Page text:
Of Friendship and Commitment
We’re not all work and no play, however. Just as we have devoted more time and focus to worship as the years have progressed, so too have we recognized the importance of having a social component to our meetings. Taking the time to relax and enjoy dinner out with one another helps solidify our friendships and provides a much-needed balance to our hard work of the day. Therefore, when we look for meeting space, we have become careful to select a location that offers convenient access to restaurants.

As you might imagine, there is a waiting list for participation in The Moveable Feast. Despite our openness to the idea of including new members, it is impossible to accommodate more than 25 participants per year given the length of the papers and presentations, so the group serves best as a model for a novel continuing education program rather than as a direct opportunity for participation. Exactly how one would go about putting such a group together would depend on the vision, personality, location, and contacts of the founder(s). However, the experience of a spin-off group to The Moveable Feast may provide some insight into possible sources of funding or other support. During that group’s first two years of existence it was supported by a grant from the Lilly Endowment. In its third and fourth years it was partially funded by the Valparaiso Project on the Education and Formation of People of Faith. By its fifth year it was well-established and had become self-supporting, with each member contributing an amount commensurate with his or her resources.

For those interested in creating a similar community of learning and support, I cannot recommend this format highly enough. The Moveable Feast is the most productive and helpful continuing education program in which I have been involved, and my colleagues from this community say the same is true for them. To have annually participated for more than two decades in a context where everyone has the same dedication to learning has had a profound and lasting impact on my ministry, my preaching, my congregation, and my life. I wish the same for all my clergy colleagues.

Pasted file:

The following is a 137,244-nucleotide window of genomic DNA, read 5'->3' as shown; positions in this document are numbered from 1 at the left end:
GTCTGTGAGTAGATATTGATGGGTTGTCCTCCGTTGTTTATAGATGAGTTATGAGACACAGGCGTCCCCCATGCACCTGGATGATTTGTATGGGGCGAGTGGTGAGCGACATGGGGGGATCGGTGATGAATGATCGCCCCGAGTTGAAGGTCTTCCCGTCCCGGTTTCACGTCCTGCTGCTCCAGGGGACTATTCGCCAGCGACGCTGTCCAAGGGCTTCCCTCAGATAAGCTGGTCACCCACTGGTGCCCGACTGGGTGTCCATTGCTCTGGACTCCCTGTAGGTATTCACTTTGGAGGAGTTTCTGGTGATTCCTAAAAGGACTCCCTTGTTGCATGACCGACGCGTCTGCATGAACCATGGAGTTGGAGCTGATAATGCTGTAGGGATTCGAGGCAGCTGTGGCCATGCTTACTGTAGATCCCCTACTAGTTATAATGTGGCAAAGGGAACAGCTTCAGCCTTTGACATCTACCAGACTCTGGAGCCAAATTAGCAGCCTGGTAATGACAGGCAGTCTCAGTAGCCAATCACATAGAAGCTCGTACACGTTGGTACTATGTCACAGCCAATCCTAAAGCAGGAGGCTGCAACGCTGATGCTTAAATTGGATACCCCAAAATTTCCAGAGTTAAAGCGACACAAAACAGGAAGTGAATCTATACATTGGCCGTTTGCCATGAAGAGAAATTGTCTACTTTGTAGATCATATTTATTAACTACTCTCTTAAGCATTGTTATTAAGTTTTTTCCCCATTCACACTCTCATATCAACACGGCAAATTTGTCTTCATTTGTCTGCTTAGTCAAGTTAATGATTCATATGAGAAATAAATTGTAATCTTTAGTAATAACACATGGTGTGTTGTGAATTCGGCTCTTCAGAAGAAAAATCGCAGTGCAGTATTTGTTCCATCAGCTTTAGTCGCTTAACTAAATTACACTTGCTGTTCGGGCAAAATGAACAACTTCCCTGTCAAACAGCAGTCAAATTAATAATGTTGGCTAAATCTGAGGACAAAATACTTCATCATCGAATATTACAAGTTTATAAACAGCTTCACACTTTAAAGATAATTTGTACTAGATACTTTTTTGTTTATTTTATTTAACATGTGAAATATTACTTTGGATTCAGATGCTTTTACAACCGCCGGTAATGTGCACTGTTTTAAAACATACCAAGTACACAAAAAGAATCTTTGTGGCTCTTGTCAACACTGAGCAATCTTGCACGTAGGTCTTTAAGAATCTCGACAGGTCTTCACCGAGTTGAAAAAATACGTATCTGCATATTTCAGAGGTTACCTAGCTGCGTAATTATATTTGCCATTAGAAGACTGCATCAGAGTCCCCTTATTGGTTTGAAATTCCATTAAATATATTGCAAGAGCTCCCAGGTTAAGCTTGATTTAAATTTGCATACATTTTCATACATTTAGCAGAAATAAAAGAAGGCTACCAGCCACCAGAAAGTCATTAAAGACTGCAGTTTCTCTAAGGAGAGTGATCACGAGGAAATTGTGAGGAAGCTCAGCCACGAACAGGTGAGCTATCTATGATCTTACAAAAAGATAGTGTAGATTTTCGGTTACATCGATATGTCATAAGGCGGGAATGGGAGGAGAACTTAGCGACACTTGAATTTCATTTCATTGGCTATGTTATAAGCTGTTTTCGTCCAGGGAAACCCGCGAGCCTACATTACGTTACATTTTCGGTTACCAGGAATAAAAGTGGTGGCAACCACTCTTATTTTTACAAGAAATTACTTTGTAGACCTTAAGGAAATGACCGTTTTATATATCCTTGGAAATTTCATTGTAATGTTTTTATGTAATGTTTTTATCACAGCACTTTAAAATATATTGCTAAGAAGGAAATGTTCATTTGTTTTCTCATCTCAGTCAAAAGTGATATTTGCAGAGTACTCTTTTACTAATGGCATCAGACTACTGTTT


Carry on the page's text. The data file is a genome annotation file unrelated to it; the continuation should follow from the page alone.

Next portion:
Questions for Reflection 

If you have had a difficult time finding continuing education events that “scratch” precisely where you are itching intellectually and spiritually,seek dialogue with others who share your commitment to spiritual and intellectual growth,and can think of a few scholars with whom you would like to study,a continuing education program modeled after The Moveable Feast may be what would best serve you.To begin to formulate a more specific plan for your own Moveable Feast,consider these questions:

  1. What specific spiritual needs do you feel are not being met?
  2. Who among your colleagues has expressed a similar experience and shares your commitment to spiritual growth?
  3. What specific intellectual needs are not being supported?
  4. Who among your colleagues has expressed interest in this area of learning and shares your commitment to intellectual growth?
  5. With which of your colleagues would you like to experience deeper dialogue and fellowship?

If some of the same names appear in your answers to numbers 2,4,and 5,give those individuals a call and start a conversation about the possibility of developing your own group continuing education event